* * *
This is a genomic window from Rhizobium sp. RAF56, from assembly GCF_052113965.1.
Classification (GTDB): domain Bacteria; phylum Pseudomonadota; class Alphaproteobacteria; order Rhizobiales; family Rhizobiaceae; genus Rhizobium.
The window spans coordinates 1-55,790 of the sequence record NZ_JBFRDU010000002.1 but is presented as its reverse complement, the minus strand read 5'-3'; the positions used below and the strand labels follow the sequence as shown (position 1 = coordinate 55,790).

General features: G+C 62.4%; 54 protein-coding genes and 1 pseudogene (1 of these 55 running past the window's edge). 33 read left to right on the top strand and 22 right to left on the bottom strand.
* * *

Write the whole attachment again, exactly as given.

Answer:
This is a genomic window from Rhizobium sp. RAF56, from assembly GCF_052113965.1.
Classification (GTDB): domain Bacteria; phylum Pseudomonadota; class Alphaproteobacteria; order Rhizobiales; family Rhizobiaceae; genus Rhizobium.
The window spans coordinates 1-55,790 of the sequence record NZ_JBFRDU010000002.1 but is presented as its reverse complement, the minus strand read 5'-3'; the positions used below and the strand labels follow the sequence as shown (position 1 = coordinate 55,790).

General features: G+C 62.4%; 54 protein-coding genes and 1 pseudogene (1 of these 55 running past the window's edge). 33 read left to right on the top strand and 22 right to left on the bottom strand.